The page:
The view point at Merqueyssac

We walked through the gardens all the way to the view point, about a kilometre. From that spot you have a vast view over Roque Gageac, Beynac, Domme and the Castelnaud castle. Sublime.

Little electric bus at Merqueyssac

Seemed silly, but I really appreciated the little bus that came to pick us up and took us back to the castle. There we passed the café terrace that looked lovely. Next time I would love to come back on a Thursday evening in summer, when they lit up the whole garden with thousands of candles along the pathways.

Merqueyssac lit up by candles

Official site for the Merqueyssac gardens

The gardens measure 22 hectares and includes over 6 km of walking paths. Open every day the whole year. The gardens are situated in Vézac. Possible to walk around with a light buggy, like I did. And the children loved the labyrinths created by the buxboms...

Photos of the gardener and the candles: Laugéry.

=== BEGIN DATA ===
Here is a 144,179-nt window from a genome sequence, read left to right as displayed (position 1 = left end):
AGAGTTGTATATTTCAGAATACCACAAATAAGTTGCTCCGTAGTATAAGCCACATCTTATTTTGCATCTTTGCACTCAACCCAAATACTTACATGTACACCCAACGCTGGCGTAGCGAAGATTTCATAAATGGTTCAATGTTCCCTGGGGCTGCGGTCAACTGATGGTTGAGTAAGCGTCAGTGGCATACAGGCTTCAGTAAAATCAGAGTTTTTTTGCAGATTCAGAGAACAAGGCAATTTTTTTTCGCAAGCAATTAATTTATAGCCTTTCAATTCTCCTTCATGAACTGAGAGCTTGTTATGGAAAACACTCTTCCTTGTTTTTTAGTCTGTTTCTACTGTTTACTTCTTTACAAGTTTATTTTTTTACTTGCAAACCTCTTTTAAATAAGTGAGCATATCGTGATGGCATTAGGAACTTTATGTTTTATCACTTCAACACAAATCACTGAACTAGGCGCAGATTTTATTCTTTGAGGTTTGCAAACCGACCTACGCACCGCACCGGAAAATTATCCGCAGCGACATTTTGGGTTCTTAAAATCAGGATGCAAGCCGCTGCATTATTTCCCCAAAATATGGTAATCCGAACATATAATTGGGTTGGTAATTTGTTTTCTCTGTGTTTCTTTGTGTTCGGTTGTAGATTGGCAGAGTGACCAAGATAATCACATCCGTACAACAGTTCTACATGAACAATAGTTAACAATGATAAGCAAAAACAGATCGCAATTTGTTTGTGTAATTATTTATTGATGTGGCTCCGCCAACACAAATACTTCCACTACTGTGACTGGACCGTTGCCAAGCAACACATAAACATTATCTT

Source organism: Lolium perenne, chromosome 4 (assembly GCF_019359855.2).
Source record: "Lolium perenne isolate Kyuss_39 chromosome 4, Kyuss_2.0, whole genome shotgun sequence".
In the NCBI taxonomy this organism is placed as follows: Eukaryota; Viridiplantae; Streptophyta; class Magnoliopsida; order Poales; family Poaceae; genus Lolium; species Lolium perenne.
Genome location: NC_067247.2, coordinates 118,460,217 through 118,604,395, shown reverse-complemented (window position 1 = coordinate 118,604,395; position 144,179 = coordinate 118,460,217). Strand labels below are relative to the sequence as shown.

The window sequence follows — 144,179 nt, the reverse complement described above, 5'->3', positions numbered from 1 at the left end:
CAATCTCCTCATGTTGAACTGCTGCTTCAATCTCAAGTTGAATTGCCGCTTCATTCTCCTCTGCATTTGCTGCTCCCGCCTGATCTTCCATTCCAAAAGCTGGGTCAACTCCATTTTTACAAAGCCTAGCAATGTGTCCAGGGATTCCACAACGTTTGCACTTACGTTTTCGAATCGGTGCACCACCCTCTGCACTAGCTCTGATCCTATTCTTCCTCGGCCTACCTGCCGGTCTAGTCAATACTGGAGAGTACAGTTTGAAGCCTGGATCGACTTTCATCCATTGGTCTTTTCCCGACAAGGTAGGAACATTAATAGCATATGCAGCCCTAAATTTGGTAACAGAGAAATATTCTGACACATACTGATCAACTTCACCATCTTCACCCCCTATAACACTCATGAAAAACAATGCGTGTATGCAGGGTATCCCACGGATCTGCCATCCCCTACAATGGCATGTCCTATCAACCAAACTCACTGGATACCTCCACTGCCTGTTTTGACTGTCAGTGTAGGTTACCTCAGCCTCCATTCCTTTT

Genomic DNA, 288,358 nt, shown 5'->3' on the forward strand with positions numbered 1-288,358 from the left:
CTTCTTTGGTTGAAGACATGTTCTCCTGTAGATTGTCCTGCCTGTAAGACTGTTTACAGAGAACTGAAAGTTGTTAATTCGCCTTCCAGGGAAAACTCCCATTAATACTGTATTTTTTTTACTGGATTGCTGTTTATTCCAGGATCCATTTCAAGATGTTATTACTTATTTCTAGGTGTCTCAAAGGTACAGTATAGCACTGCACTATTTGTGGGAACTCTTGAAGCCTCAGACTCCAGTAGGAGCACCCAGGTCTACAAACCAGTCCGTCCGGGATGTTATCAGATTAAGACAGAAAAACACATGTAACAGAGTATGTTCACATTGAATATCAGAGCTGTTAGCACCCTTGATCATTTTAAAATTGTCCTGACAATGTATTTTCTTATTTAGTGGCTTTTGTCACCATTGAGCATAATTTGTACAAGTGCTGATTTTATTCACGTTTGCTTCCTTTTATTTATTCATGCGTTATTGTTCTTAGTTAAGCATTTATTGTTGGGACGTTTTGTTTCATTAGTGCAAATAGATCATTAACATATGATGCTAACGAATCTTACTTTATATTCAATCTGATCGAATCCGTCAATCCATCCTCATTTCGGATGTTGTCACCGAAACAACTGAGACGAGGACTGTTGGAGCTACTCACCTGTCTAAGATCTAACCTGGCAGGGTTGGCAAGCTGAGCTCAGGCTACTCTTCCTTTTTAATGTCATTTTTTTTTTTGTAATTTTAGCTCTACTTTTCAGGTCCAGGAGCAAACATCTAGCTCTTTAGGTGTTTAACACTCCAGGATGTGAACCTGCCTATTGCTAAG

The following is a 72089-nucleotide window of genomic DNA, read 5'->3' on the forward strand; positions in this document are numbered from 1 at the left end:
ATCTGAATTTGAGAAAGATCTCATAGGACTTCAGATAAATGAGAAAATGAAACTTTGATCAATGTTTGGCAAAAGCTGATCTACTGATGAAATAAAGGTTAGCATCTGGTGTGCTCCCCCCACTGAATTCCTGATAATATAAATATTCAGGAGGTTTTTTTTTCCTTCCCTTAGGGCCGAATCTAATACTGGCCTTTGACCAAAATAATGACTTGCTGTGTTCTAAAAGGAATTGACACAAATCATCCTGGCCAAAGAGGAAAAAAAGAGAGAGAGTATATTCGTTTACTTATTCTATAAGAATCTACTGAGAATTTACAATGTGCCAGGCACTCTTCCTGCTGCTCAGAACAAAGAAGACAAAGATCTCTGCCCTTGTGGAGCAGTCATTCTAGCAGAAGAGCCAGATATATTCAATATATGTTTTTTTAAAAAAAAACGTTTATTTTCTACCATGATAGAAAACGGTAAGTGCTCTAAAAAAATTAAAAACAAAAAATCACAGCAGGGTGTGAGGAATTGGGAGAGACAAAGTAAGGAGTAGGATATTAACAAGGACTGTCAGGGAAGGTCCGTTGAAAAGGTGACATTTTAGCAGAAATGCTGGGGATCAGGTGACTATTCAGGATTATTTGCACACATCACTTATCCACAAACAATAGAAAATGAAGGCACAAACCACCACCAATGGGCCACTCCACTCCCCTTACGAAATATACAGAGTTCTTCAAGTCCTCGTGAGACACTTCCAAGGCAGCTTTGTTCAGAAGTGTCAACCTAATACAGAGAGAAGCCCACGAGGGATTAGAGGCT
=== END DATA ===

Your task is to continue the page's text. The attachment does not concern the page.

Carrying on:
Txotx to you!

Rembember I told you that I love January. There's the oysters, the galette des rois and then there's the beginning of the cidrerie season! Cidrerie is a phenomenon unique for the Pays Basque. If I have to be really honest, the best ones are on the Spanish side.. But the cider here has nothing to do with the Breton sweet cider. The basque cider is more like apple wine. It is done with a mix of apples that are sweet, acid and bitter, which gives a drink that surprises at first, but then becomes addictive.

Côte de boeuf in Basque cidrerie

In the beginning there were the apple orchards in the Pays Basque. After the harvest in september-october, the cider was ready to drink beginning of January. They organised cider tasting, but of course you cannot only drink, you need to eat something. The people would bring their own meat, some eggs, walnuts to accompany the cider. Little by little the tradition grew and real restaurants developed around the barrels of cider. The season starts in January and ends when the barrels are empy, which usually occurs by the end of April. People come in busloads to enjoy the typical cidrerie menu, which consists of cod omelette, chuleta (côte de boeuf), fried cod with vegetables. Dessert is quince marmelade served with cheese and whole walnuts. And the real traditional ones still accept that you bring your own meat, like in the old days.... Sometimes you don't get your own plate, but everybody share the serving plate!

Glasses with Basque Cider